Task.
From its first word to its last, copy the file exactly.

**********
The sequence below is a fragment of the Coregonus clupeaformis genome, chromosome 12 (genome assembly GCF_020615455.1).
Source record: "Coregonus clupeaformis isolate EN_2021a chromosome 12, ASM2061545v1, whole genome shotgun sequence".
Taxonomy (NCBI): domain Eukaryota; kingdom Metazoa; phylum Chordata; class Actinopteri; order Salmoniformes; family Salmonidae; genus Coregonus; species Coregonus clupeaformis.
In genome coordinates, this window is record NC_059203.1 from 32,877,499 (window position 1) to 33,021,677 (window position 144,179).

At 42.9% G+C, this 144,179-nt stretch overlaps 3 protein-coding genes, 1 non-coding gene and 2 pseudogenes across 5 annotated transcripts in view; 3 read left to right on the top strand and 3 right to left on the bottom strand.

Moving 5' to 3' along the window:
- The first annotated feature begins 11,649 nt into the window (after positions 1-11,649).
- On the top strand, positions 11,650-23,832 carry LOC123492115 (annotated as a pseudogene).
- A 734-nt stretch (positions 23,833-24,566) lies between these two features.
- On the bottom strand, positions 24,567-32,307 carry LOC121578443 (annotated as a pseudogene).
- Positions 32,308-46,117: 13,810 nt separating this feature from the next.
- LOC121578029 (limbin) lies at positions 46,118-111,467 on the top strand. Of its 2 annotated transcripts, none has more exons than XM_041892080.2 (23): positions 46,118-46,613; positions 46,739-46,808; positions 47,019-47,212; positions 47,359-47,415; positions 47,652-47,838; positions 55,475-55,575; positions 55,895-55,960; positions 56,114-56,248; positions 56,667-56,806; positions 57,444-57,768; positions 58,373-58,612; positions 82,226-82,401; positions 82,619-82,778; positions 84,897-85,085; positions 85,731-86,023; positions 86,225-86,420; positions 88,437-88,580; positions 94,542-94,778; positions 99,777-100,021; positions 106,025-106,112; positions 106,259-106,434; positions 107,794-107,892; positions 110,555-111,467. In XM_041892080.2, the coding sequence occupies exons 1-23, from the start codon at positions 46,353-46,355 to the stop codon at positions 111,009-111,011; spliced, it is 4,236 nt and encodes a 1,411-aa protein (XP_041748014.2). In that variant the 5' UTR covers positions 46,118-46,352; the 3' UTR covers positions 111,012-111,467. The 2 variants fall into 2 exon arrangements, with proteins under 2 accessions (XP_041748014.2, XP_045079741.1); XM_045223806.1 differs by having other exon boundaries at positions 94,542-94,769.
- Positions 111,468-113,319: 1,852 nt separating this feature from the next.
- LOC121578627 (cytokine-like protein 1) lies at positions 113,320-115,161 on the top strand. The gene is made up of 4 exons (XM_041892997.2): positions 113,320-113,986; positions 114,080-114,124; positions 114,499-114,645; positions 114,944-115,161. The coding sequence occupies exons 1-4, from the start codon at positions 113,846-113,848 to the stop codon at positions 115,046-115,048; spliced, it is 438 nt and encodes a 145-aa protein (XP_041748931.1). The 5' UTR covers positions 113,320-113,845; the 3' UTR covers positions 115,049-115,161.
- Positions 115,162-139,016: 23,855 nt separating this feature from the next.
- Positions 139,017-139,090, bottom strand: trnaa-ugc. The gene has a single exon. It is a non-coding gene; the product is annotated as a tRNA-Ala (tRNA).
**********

The sequence below is a fragment of the Coregonus clupeaformis genome, chromosome 12 (genome assembly GCF_020615455.1).
Source record: "Coregonus clupeaformis isolate EN_2021a chromosome 12, ASM2061545v1, whole genome shotgun sequence".
Taxonomy (NCBI): domain Eukaryota; kingdom Metazoa; phylum Chordata; class Actinopteri; order Salmoniformes; family Salmonidae; genus Coregonus; species Coregonus clupeaformis.
In genome coordinates, this window is record NC_059203.1 from 32,877,499 (window position 1) to 33,021,677 (window position 144,179).

At 42.9% G+C, this 144,179-nt stretch overlaps 3 protein-coding genes, 1 non-coding gene and 2 pseudogenes across 5 annotated transcripts in view; 3 read left to right on the top strand and 3 right to left on the bottom strand.

Moving 5' to 3' along the window:
- The first annotated feature begins 11,649 nt into the window (after positions 1-11,649).
- On the top strand, positions 11,650-23,832 carry LOC123492115 (annotated as a pseudogene).
- A 734-nt stretch (positions 23,833-24,566) lies between these two features.
- On the bottom strand, positions 24,567-32,307 carry LOC121578443 (annotated as a pseudogene).
- Positions 32,308-46,117: 13,810 nt separating this feature from the next.
- LOC121578029 (limbin) lies at positions 46,118-111,467 on the top strand. Of its 2 annotated transcripts, none has more exons than XM_041892080.2 (23): positions 46,118-46,613; positions 46,739-46,808; positions 47,019-47,212; positions 47,359-47,415; positions 47,652-47,838; positions 55,475-55,575; positions 55,895-55,960; positions 56,114-56,248; positions 56,667-56,806; positions 57,444-57,768; positions 58,373-58,612; positions 82,226-82,401; positions 82,619-82,778; positions 84,897-85,085; positions 85,731-86,023; positions 86,225-86,420; positions 88,437-88,580; positions 94,542-94,778; positions 99,777-100,021; positions 106,025-106,112; positions 106,259-106,434; positions 107,794-107,892; positions 110,555-111,467. In XM_041892080.2, the coding sequence occupies exons 1-23, from the start codon at positions 46,353-46,355 to the stop codon at positions 111,009-111,011; spliced, it is 4,236 nt and encodes a 1,411-aa protein (XP_041748014.2). In that variant the 5' UTR covers positions 46,118-46,352; the 3' UTR covers positions 111,012-111,467. The 2 variants fall into 2 exon arrangements, with proteins under 2 accessions (XP_041748014.2, XP_045079741.1); XM_045223806.1 differs by having other exon boundaries at positions 94,542-94,769.
- Positions 111,468-113,319: 1,852 nt separating this feature from the next.
- LOC121578627 (cytokine-like protein 1) lies at positions 113,320-115,161 on the top strand. The gene is made up of 4 exons (XM_041892997.2): positions 113,320-113,986; positions 114,080-114,124; positions 114,499-114,645; positions 114,944-115,161. The coding sequence occupies exons 1-4, from the start codon at positions 113,846-113,848 to the stop codon at positions 115,046-115,048; spliced, it is 438 nt and encodes a 145-aa protein (XP_041748931.1). The 5' UTR covers positions 113,320-113,845; the 3' UTR covers positions 115,049-115,161.
- Positions 115,162-139,016: 23,855 nt separating this feature from the next.
- Positions 139,017-139,090, bottom strand: trnaa-ugc. The gene has a single exon. It is a non-coding gene; the product is annotated as a tRNA-Ala (tRNA).